The lesson is very simple yet extremely important. The way we speak says so much about ourselves. Not only what we say, but the kind of words we use reflect on our character and on our spirit. We should always try to use words of purity and beauty and stay away from vulgarities and the like. It is especially difficult in today's day and age, when the sharper the word, the more recognition one gets. But it is much more meaningful if we put some thought into the choice of words we use. If the Torah, in which every letter counts, saw fit to add extra words in order to speak in a positive way, shouldn't we do the same? Shabbat Shalom. Rabbi Shmuel Choueka
Sarah was really a bright, talented, and attractive individual. She, however, didn't think so. While others praised and complimented her, she always put herself down. If she made a list and forgot one item, Sarah would say, "Oh, I am so dumb!" If she looked special, all dressed up for a happy occasion, she might comment, "My hair is a mess!" Somehow she could always find something negative to say about herself.
Our Yeser Hara (Evil Inclination) tries to use our mistakes against us. When we slip, he tries to attack by instilling in us feelings of discouragement.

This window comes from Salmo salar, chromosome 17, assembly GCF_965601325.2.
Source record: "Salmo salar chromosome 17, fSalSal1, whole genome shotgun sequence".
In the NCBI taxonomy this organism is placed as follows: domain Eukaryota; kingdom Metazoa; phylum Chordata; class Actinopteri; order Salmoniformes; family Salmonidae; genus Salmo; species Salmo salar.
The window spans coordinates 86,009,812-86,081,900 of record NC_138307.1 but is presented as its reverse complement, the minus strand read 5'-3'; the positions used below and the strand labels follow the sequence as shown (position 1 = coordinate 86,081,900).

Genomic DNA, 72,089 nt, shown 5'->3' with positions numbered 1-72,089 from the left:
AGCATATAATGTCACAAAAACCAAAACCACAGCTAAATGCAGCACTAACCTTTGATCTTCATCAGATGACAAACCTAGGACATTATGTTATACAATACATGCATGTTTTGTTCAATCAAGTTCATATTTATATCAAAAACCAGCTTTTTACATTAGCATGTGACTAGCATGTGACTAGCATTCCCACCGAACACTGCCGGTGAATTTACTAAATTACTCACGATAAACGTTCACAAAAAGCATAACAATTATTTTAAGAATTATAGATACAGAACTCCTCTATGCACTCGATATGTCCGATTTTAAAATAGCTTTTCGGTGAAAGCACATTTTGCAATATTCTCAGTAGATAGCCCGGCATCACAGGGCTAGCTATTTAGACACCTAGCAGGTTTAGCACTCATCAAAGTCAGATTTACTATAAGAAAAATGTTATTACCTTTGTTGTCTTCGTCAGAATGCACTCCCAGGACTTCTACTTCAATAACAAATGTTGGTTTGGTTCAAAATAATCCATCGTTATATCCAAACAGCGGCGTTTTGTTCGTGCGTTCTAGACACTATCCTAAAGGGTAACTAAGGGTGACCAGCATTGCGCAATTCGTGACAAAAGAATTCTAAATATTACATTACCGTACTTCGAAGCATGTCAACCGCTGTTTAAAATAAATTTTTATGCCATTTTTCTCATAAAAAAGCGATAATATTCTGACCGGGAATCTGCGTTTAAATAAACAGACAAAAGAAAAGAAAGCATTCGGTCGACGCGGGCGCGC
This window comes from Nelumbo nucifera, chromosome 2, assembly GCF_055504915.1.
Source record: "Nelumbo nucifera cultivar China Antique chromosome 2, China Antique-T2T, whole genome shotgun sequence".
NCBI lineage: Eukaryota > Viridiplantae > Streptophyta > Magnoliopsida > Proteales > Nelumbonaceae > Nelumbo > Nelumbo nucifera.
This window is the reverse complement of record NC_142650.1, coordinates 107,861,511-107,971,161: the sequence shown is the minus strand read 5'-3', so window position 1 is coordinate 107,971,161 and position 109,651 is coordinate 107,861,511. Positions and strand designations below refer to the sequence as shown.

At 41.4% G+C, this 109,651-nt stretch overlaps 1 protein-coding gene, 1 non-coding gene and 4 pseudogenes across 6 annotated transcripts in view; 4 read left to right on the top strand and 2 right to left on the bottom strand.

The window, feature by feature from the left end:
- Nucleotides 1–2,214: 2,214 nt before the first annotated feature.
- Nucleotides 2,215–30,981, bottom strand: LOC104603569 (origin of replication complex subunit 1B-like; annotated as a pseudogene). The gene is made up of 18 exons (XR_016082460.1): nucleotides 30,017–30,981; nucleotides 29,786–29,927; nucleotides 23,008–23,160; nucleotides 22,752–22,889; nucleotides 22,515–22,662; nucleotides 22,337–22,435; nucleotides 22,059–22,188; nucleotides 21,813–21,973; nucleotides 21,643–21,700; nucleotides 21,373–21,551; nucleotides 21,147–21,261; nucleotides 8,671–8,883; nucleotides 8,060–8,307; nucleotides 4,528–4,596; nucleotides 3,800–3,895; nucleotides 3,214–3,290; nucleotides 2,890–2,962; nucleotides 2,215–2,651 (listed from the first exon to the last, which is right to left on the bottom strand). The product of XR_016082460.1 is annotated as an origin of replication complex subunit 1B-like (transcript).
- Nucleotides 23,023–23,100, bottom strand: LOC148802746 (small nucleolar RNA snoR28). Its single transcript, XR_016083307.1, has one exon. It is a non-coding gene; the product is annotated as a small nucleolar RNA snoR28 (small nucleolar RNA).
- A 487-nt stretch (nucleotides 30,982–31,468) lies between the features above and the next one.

All human beings have intrinsic value, regardless of how they behave. There is no greater danger than feeling discouraged and losing self-esteem.
Rather than getting depressed when you make a mistake, strengthen yourself and elevate yourself above the misdeed. Focus on your great potential, not on your failures. Remember, no matter what you have done in the past, Hashem is waiting for you to repent and grow.
We were put on this earth as imperfect beings trying to achieve greatness. Some people are afraid to accomplish because they might make mistakes along the way.
From now on, start each day with the expectation that you will make mistakes. When a slip-up occurs, be prepared to regain your balance rather than fall into despair. Pick yourself up and change your life from one of low self-image to one of growth. (One Minute With Yourself - Rabbi Raymond Beyda)
A quick tip to boost the power of your prayer. Hazal tell us (Masechet Baba Kama Daf 92A) that Hashem loves the tefilot of one Jew for another so much that anyone who prays on behalf of a fellow Jew with similar needs will have his prayer answered first. A special service has now begun to provide people with names of others who find themselves in a similar predicament. You can call with complete anonymity and get the name of someone to pray for and give the name of someone that needs our prayers. The name of the service is Kol Hamitpalel. Categories include: Marriage; Income; Health; To have children etc.
Call to 646-279-8712 or email email@example.com (Privacy of email limited by the email address)
Please pass this message along. Tizku L'misvot.